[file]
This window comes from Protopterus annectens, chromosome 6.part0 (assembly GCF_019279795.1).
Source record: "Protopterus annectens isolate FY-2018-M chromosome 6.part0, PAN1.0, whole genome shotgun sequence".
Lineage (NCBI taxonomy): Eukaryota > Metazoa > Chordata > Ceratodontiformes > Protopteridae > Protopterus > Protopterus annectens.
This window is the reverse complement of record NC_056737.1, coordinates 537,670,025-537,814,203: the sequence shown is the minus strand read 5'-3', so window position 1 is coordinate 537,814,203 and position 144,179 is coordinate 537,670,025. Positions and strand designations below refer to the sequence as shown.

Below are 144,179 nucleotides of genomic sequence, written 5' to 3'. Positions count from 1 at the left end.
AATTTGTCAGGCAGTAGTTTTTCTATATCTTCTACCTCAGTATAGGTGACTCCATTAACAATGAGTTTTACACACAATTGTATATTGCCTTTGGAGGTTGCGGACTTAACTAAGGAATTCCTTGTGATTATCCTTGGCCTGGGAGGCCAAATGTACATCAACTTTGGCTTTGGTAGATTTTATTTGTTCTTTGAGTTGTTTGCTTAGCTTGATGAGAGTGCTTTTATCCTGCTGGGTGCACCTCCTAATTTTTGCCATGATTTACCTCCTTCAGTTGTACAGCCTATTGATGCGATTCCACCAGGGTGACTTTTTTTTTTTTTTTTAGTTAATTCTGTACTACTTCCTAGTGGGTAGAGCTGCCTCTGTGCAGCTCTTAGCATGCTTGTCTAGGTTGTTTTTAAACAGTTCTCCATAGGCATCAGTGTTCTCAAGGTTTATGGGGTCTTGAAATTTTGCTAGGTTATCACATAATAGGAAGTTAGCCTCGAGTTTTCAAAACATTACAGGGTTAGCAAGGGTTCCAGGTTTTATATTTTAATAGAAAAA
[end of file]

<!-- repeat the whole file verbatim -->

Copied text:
This window comes from Protopterus annectens, chromosome 6.part0 (assembly GCF_019279795.1).
Source record: "Protopterus annectens isolate FY-2018-M chromosome 6.part0, PAN1.0, whole genome shotgun sequence".
Lineage (NCBI taxonomy): Eukaryota > Metazoa > Chordata > Ceratodontiformes > Protopteridae > Protopterus > Protopterus annectens.
This window is the reverse complement of record NC_056737.1, coordinates 537,670,025-537,814,203: the sequence shown is the minus strand read 5'-3', so window position 1 is coordinate 537,814,203 and position 144,179 is coordinate 537,670,025. Positions and strand designations below refer to the sequence as shown.

Below are 144,179 nucleotides of genomic sequence, written 5' to 3'. Positions count from 1 at the left end.
AATTTGTCAGGCAGTAGTTTTTCTATATCTTCTACCTCAGTATAGGTGACTCCATTAACAATGAGTTTTACACACAATTGTATATTGCCTTTGGAGGTTGCGGACTTAACTAAGGAATTCCTTGTGATTATCCTTGGCCTGGGAGGCCAAATGTACATCAACTTTGGCTTTGGTAGATTTTATTTGTTCTTTGAGTTGTTTGCTTAGCTTGATGAGAGTGCTTTTATCCTGCTGGGTGCACCTCCTAATTTTTGCCATGATTTACCTCCTTCAGTTGTACAGCCTATTGATGCGATTCCACCAGGGTGACTTTTTTTTTTTTTTTTAGTTAATTCTGTACTACTTCCTAGTGGGTAGAGCTGCCTCTGTGCAGCTCTTAGCATGCTTGTCTAGGTTGTTTTTAAACAGTTCTCCATAGGCATCAGTGTTCTCAAGGTTTATGGGGTCTTGAAATTTTGCTAGGTTATCACATAATAGGAAGTTAGCCTCGAGTTTTCAAAACATTACAGGGTTAGCAAGGGTTCCAGGTTTTATATTTTAATAGAAAAA